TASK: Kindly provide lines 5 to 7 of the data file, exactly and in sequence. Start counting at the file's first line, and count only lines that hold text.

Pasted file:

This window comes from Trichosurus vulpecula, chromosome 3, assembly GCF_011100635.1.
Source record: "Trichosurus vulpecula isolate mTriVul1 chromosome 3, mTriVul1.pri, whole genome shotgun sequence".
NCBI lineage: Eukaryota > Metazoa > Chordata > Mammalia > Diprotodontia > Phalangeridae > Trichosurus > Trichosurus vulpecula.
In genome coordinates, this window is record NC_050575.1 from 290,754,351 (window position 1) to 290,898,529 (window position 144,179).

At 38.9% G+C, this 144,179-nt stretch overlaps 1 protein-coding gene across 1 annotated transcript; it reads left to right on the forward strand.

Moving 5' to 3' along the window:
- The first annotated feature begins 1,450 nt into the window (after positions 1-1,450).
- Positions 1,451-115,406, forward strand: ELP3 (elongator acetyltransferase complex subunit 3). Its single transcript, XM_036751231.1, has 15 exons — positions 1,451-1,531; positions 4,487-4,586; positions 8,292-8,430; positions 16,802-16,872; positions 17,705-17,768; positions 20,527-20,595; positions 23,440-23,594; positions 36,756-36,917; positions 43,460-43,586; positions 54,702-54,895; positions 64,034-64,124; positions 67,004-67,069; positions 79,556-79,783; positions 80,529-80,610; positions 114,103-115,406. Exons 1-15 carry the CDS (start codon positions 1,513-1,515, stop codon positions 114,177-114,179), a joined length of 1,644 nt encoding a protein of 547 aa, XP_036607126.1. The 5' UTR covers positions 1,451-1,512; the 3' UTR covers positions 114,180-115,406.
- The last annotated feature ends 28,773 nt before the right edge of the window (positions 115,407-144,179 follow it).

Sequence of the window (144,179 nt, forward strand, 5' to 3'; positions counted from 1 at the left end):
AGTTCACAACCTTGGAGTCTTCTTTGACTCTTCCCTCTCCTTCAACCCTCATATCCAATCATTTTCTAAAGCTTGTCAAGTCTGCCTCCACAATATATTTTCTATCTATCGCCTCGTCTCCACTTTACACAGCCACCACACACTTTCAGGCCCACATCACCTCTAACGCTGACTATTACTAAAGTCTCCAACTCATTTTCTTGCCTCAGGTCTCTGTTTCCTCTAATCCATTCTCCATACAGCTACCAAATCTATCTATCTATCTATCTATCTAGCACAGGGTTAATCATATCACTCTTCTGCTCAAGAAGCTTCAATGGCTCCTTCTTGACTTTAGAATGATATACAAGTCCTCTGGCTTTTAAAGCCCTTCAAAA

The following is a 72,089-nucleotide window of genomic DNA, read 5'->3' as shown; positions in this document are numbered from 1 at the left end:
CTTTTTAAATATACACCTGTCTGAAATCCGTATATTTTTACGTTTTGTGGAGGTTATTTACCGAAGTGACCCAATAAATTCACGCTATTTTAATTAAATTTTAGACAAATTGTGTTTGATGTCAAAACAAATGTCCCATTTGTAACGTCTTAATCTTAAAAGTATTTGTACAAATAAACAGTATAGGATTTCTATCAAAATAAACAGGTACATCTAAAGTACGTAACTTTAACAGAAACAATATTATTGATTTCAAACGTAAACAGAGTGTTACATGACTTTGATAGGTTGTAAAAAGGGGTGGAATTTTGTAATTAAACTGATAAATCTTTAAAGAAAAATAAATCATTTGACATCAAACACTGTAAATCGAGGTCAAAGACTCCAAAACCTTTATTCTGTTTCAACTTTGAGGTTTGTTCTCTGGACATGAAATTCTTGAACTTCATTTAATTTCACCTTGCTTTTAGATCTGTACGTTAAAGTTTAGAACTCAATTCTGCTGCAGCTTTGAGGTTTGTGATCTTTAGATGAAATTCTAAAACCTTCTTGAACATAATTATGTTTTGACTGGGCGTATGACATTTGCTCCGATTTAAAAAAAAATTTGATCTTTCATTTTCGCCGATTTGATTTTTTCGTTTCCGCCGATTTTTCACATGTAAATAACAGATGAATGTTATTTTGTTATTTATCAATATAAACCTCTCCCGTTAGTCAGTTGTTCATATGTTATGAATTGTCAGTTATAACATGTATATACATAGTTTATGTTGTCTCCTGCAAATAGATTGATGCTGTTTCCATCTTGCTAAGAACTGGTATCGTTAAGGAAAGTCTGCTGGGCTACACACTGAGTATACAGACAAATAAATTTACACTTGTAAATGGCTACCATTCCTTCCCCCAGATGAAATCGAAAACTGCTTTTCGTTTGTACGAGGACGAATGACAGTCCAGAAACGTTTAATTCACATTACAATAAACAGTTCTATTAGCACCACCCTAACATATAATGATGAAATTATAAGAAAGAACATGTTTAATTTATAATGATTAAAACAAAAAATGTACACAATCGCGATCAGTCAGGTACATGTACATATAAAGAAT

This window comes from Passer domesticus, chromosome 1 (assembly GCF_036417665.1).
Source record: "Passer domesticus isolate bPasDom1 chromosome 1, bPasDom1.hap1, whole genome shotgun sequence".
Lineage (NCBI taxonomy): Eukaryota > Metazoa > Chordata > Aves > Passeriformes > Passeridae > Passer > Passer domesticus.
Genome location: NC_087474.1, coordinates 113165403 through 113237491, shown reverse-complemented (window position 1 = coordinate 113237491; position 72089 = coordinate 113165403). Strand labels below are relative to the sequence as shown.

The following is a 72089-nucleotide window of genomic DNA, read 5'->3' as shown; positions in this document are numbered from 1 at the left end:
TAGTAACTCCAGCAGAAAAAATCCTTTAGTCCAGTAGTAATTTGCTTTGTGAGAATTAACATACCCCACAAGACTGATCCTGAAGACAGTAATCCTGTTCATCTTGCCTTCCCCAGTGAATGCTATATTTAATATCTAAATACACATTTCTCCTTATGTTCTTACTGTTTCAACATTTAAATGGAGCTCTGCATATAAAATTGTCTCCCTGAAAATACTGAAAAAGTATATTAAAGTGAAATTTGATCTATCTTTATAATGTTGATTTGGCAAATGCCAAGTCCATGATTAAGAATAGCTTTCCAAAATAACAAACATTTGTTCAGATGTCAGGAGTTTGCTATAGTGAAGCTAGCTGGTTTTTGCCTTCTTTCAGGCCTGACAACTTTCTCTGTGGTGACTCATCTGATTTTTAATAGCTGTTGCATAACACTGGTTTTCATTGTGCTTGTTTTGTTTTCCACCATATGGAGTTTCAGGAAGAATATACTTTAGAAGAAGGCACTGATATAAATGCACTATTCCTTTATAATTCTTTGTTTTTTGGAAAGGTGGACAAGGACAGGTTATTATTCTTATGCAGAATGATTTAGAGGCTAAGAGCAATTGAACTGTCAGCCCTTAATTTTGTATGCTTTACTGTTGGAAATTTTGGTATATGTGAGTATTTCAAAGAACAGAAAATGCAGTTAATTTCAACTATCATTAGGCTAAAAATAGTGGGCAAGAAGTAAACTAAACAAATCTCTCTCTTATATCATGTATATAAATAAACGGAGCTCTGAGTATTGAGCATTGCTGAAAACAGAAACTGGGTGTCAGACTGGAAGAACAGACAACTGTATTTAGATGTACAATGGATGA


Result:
At 38.9% G+C, this 144,179-nt stretch overlaps 1 protein-coding gene across 1 annotated transcript; it reads left to right on the forward strand.

Moving 5' to 3' along the window:
- The first annotated feature begins 1,450 nt into the window (after positions 1-1,450).